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Mims v. U.S. Federal Government

United States District Court, W.D. Wisconsin

July 23, 2019

ZYRONIA P. MIMS, Plaintiff,
v.
U.S. FEDERAL GOVERNMENT, Defendant.

          ORDER

          JAMES D. PETERSON, DISTRICT JUDGE

         Pro se plaintiff Zyronia P. Mims has filed this civil action against the United States federal government. Because Mims is proceeding without prepayment of the full filing fee, her complaint must be screened under 28 U.S.C. § 1915(e)(2) to determine whether any portion is frivolous or malicious, fails to state a claim on which relief may be granted, or seeks monetary relief from a defendant who is immune from such relief. Mims is a pro se litigant, so I must read her complaint generously. Haines v. Kerner, 404 U.S. 519, 521 (1972) (per curiam).

         I conclude that Mims's complaint must be dismissed for two reasons. First, it identifies as the sole defendant the “U.S. federal government, ” which is generally immune from suit under the doctrine of sovereign immunity. Second, her claims are based on theories that have no arguable basis in law.

         OPINION

         Mims's complaint contains only a few allegations. Under the section entitled “statement of claim, ” she writes that she “unknowingly nor willingly was born dead when parents ap[p]lied for Social Security and Birth certificate. The reversal of death to life by the open choice of Hu[]mans to choose how and where they live without the U.S. Government attachment.” Dkt. 1, at 2. Under “relief wanted, ” she says:

Return all property, relics, gold, silver and art affects of the Hebrew-Israelites that was brought to the U.S. or America during the South Atlantic Slave Trade along with free travels to and from homeland of where they were born and to place of work and new residency. All to have diplomatic [im]munity for those that are ac[c]om[mo]dating the SAFETY NEST INC.

Id. at 4. Mims also attaches three documents to her complaint: a notice that she and her organization, The Safety Nest Inc., are “Foreign Sovereigns” and “are not subject to Territorial or Municipal United States law, ” Dkt. 1-1, at 1, and two “affidavits of sovereignty.” Dkt. 1-2 and Dkt. 1-3.

         A. Sovereign immunity

         As an initial matter, Mims's complaint must be dismissed because the only defendant it names is the federal government. Claims against the government are barred by the doctrine of sovereign immunity, which mandates that the United States cannot be made subject to suit without its consent. Lehman v. Nakshian, 453 U.S. 156, 160 (1981). Such consent is conveyed through congressional action, which “expressly and unequivocally” waives the government's sovereign immunity. Sossamon v. Texas, 563 U.S. 277, 290 (2011). Without a valid congressional waiver of sovereign immunity, I lack subject matter jurisdiction over Mims's lawsuit.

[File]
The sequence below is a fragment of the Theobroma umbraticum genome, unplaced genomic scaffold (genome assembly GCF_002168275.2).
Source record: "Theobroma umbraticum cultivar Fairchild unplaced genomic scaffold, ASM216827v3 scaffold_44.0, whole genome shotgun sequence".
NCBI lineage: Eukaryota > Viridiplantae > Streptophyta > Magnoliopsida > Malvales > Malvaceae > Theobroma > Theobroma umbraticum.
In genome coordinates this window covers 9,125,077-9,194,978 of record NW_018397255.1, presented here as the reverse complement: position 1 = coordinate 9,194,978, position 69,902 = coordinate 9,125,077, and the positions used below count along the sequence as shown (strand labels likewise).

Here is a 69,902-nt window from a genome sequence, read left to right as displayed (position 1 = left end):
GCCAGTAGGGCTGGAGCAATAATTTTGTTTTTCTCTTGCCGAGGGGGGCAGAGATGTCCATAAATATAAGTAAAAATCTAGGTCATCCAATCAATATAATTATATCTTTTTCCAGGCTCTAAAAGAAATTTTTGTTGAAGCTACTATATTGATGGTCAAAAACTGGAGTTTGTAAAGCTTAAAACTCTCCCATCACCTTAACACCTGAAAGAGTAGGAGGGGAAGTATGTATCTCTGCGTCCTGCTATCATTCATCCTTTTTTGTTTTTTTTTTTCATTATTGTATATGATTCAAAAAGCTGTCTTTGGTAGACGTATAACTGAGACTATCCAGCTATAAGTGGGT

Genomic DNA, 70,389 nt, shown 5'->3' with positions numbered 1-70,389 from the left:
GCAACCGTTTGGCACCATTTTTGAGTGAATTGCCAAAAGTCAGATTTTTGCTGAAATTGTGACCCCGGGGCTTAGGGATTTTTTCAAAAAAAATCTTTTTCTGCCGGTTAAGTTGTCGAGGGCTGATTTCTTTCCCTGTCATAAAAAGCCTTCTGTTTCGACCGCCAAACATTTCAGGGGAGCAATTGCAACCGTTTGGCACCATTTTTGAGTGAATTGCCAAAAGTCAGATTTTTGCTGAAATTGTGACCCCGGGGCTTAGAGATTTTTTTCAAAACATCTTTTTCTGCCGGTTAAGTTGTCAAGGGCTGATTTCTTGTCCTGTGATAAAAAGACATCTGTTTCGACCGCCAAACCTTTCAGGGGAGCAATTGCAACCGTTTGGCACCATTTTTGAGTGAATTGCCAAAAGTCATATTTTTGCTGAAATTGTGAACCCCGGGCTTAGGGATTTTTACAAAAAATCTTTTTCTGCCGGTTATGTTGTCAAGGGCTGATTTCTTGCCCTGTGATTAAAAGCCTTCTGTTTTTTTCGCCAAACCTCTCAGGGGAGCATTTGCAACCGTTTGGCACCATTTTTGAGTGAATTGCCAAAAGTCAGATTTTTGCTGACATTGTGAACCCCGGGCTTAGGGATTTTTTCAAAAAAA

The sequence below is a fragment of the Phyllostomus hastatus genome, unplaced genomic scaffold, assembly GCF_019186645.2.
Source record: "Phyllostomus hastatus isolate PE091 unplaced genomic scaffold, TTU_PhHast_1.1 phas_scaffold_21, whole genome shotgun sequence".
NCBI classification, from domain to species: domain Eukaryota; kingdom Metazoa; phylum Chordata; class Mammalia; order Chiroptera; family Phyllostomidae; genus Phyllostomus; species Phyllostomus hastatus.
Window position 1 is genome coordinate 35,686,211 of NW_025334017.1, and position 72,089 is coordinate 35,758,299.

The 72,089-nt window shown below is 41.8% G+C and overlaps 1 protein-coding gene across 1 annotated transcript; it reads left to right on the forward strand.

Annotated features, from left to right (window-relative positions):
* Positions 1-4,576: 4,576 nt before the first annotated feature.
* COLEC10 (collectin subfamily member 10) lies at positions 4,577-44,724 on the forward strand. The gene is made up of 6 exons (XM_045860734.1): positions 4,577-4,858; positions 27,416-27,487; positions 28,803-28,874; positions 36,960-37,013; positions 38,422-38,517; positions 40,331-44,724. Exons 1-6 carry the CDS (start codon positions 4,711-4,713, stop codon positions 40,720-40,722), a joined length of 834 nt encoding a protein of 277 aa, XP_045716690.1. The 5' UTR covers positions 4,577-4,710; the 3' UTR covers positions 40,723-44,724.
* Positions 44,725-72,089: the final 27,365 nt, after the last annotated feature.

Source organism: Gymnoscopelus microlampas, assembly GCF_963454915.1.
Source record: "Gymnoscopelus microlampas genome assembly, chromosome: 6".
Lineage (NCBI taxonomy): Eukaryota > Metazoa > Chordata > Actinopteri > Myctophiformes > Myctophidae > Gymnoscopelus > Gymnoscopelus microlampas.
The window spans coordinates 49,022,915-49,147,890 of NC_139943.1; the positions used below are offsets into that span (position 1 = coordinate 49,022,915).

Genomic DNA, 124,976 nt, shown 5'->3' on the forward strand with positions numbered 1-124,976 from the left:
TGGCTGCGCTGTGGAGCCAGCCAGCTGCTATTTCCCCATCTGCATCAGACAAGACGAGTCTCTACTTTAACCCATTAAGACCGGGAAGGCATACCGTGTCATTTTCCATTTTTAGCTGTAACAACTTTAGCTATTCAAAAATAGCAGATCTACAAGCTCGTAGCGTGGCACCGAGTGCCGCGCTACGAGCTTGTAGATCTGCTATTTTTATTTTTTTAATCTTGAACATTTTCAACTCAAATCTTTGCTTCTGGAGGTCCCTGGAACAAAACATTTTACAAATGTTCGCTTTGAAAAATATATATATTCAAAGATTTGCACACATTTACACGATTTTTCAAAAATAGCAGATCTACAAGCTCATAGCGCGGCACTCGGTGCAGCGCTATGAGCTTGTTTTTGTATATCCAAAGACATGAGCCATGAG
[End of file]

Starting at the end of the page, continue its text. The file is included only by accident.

B. No. arguable basis in law

         Even if Mims had named a defendant that could be sued in this court, I would nonetheless dismiss her complaint because her claims lack any arguable basis in law. Under 28 U.S.C. § 1915(e)(2), a court must dismiss any complaint that asserts claims based on “an indisputably meritless legal theory.” Edwards v. Snyder, 478 F.3d 827, 829 (7th Cir. 2007) (citing Neitzke v. Williams, 490 U.S. 319, 325 (1989)).

         Mims's allegations are cursory and undeveloped, but I take her to be seeking (1) reparations for the transatlantic slave trade, and (2) some recognition or validation of her asserted “sovereign” status. Both of these claims are barred as a matter of law. The Court of Appeals for the Seventh Circuit has ruled that claims seeking reparations for injuries stemming from the transatlantic slave trade are outside the power of the federal courts to consider. See In re African-Am. Slave Descendents Litig., 471 F.3d 754, 759-61 (7th Cir. 2006). And “sovereign citizen” theories have been rejected repeatedly by the courts as frivolous and a waste of court resources. See Bey v. State, 847 F.3d 559, 559-60 (7th Cir. 2017) (collecting cases).

         Mims's claims have no arguable basis in law, and I do not see any way that Mims could cure these defects by amending her complaint. So I will dismiss her complaint with prejudice ...


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